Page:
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Ohio plays critical role in a most unusual campaign season

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The current brand of presidential politics has created a historic campaign season that has surprised political experts and the Washington establishment, Dr. John Green told an audience today at the 2016 Power Players Luncheon at the Ritz-Carlton in Cleveland.

“In my career, I’ve never seen a presidential nominating campaign like this one,” Green said at the event, presented by Smart Business magazine. Green is director of The Ray C. Bliss Institute of Applied Politics at The University of Akron.

Donald Trump and Sen. Bernie Sanders have ridden a surprising wave of anger against so-called establishment candidates, Green said. “I didn’t see it coming either.”

Ohio’s March 15 primary was critical to both Gov. John Kasich and Hillary Clinton but for different reasons, he pointed out. Ohio’s governor had to carry his own state to continue in the GOP race, and Clinton had to regain the momentum she lost when Sanders beat her in Michigan on March 8.

“Kasich and Clinton came into Ohio with must wins,” Green said. “A week ago, Clinton was surprised in Michigan. The Clinton campaign had already begun looking forward to the campaign in the fall. That’s a mistake.”

“For both parties, if you carry Ohio, that bodes very well for the fall election,” he added.

Now, both the Republicans and Democrats can expect a protracted battle for their party’s respective nomination before the summer conventions.

The Republican establishment faces a critical decision, as it has to determine if it will support Trump, particularly if he comes to the GOP convention in Cleveland just short of the 1,237 delegates required for the nomination.

”The GOP leadership has yet to sort itself out,” Green said. The decision could lead to a contested convention that could damage the Republican Party.

“Donald Trump has the potential to scramble the usual electoral coalitions that we have in the United States,” Green added.

Among Green’s other observations on Trump:  

  • He is effective at using social media: “Donald Trump is a better Tweeter than any other candidate.”
  • He has an ability to overcome seeming adversity and bad publicity: “He just seems to shrug everything off.”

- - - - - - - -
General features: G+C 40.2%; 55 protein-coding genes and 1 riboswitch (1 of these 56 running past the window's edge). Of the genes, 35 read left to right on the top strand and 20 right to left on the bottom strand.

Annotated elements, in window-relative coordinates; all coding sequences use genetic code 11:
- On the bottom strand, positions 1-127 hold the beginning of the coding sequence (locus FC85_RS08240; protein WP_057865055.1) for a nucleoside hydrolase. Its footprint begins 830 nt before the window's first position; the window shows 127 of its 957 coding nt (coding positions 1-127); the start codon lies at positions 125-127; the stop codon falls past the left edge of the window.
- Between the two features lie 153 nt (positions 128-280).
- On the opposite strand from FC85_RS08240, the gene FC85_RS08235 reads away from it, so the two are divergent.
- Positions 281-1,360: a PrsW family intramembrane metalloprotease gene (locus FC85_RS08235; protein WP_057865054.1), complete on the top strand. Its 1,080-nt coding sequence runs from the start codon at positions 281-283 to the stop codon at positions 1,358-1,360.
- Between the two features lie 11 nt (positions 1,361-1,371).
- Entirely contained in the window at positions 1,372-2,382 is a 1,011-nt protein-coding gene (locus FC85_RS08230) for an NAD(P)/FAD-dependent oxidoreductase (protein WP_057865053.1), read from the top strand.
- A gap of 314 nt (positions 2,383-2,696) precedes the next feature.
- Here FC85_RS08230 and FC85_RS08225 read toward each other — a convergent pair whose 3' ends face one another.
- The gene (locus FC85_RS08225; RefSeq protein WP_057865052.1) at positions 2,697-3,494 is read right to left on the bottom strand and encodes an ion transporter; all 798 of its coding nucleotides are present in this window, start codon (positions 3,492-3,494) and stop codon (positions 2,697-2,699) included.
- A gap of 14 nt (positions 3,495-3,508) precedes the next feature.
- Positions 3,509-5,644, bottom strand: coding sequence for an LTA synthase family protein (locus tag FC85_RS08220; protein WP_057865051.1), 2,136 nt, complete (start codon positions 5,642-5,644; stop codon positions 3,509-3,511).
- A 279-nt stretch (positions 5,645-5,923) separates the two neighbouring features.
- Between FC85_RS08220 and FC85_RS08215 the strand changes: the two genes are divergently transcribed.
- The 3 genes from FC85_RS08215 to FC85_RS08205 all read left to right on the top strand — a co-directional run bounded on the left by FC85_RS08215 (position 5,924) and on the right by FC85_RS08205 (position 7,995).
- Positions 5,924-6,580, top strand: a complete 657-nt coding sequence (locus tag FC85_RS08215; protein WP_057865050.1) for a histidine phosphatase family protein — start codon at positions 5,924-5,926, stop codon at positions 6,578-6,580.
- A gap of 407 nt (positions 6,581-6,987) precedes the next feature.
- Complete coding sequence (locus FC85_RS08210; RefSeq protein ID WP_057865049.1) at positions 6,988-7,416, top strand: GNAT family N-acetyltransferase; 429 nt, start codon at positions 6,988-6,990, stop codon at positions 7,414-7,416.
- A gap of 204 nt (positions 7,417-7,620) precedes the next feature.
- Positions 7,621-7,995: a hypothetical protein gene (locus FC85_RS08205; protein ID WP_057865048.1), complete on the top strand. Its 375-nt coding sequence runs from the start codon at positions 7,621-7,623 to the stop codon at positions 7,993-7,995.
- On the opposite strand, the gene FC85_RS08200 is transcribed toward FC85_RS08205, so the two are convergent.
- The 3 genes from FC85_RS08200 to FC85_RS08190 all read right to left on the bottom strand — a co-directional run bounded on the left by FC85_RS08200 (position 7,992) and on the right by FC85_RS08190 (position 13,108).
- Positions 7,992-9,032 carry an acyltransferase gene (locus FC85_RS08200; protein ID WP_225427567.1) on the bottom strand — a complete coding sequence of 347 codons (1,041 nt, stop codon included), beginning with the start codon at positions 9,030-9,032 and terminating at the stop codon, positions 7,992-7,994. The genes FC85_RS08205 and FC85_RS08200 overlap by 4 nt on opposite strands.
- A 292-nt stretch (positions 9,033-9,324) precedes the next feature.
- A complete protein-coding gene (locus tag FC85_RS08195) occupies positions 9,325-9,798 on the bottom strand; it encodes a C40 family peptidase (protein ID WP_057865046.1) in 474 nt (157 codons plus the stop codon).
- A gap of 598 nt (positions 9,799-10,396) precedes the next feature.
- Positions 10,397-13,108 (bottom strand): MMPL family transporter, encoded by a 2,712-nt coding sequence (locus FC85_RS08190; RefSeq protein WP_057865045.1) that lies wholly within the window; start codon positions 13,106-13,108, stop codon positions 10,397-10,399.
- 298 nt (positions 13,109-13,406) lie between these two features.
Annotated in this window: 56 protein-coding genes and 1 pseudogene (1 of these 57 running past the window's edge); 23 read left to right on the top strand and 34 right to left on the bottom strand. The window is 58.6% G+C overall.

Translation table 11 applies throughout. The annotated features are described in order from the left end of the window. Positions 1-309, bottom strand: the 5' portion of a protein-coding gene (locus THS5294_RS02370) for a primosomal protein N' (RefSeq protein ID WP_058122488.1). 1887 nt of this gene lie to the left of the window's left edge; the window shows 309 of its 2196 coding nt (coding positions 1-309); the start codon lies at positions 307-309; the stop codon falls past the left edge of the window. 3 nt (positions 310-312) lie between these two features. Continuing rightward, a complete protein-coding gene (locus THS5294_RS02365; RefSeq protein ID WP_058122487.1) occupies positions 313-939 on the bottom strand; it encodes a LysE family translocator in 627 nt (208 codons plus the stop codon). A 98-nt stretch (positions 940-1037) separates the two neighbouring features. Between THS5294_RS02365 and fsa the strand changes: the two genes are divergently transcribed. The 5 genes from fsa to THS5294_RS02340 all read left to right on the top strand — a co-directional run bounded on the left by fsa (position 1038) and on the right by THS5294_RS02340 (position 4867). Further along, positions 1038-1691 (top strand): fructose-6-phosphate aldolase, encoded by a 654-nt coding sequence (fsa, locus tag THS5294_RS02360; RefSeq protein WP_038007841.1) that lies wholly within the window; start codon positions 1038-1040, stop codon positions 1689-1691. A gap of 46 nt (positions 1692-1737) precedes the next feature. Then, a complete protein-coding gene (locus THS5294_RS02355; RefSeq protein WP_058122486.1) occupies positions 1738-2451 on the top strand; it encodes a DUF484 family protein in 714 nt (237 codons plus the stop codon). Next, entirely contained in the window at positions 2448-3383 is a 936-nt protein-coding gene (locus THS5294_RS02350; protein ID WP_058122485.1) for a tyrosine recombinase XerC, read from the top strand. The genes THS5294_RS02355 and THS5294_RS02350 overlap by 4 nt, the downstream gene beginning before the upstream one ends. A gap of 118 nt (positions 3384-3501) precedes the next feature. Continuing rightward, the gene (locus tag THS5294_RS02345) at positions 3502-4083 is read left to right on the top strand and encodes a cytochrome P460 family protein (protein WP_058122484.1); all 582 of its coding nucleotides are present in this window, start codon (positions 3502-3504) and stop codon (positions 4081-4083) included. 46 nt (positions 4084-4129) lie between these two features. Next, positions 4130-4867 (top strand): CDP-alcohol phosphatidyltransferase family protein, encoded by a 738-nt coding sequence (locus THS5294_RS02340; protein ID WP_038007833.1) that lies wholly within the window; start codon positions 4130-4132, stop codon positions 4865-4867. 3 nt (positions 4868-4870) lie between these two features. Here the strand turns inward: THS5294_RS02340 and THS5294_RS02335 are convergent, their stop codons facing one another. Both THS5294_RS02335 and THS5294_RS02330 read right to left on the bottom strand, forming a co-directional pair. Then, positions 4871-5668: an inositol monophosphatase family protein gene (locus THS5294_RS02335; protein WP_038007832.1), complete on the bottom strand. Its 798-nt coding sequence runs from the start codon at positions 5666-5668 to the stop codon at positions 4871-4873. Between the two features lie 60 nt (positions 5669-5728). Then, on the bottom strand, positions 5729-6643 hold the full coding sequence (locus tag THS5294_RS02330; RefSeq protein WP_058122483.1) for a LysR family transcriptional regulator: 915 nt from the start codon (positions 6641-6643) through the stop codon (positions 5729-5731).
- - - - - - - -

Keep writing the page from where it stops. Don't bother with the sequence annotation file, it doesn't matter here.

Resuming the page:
• His campaign represents a decline in the nation’s civil discourse: “It may well be that America has reached a point of greater tolerance for disrespectful discourse. More and more, people are rewarded for breaking those kinds of rules.”
  • “This is an unusual candidate, who whether rightly or wrongly, and I think wrongly – is being held to a very different set of standards.”
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State Representative Emilia Sykes visits the Bliss Institute


Image from Ohio Constitutional Modernization Commission

Campaign Battleground welcomed House Representative Emilia Strong Sykes (D) to our discussion this month. A graduate from Kent State University, Rep. Sykes returned to northeast Ohio in 2014 to take her father’s seat in the Ohio House of Representatives.

Rep. Sykes earned a master’s degree in public health from The University of Florida, and has experience serving as an administrative adviser in the Summit County fiscal office. As a representative of the state’s 34th District, Rep. Sykes works to provide quality healthcare to her constituents, in particular advocating for infant mortality rate reductions.

“There are two zip codes in Akron where the infant mortality rate is double the national average. We need to address this problem on a number of levels,” Rep. Sykes said.

In addition to her work on public health issues, Rep. Sykes  strives to empower the community and improve the education system in order to create good paying jobs. She also has become involved in voting rights issues. Rep. Sykes discussed whether or not 17-year-olds should be allowed to vote in the Ohio presidential primary and commented on a recent lawsuit against Ohio Secretary of State John Husted.

“John Husted has yet to win a single voting rights lawsuit. Not one,” Rep. Sykes noted.

Though our time with Rep. Sykes was brief due to a prior engagement, the class very much enjoyed her discussion and look forward to her bright political future.

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Pollster John Zogby discusses NASCAR Dads, the evolving Latino voting population and the potential of a Trump-Clinton presidential race

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“I ran for mayor in 1981, and thankfully I didn’t win,” pollster John Zogby told the Campaign Battlegrounds class. Mr. Zogby began as a self-described “left-wing political activists” before migrating to professional polling.

In the mid-1980’s Mr. Zogby began polling local races, something unseen in the field at the time but is now considered common practice. By 1994, Mr. Zogby was conducting polls for Richard Murdoch, generating information for Fox News and the New York Post . Two years later, Mr. Zogby was polling for Reuters and NBC News.

Zogby was the first pollster to coin the term “NASCAR Dads.” He explained, “Weekly Wal-Mart shoppers are one of the key groups, when they are with Obama his approval rating is good. When they are against him, his approval rating is not.”

For this election season, Mr. Zogby suggests the most decisive demographic will be what he terms, “First Globals.” Coined “millennials” by others, Mr. Zogby suggests, “There is a clear demarcation on foreign policy attitude at the age of 50. Those older than 50 believe in ‘American Exceptionalism’ – the idea America plays an exceptional role in foreign policy. Those below 50 are more cautious about foreign policy.”

Mr. Zogby also discussed how the Latino participation has evolved. “In 1992, Latino voters were 4 percent of 92 million voters . Now they are 10.1 percent of 132 million voters,” Mr. Zogby explained. During our discussion, Mr. Zogby also commented on the decline in support for Republican candidates among Latinos.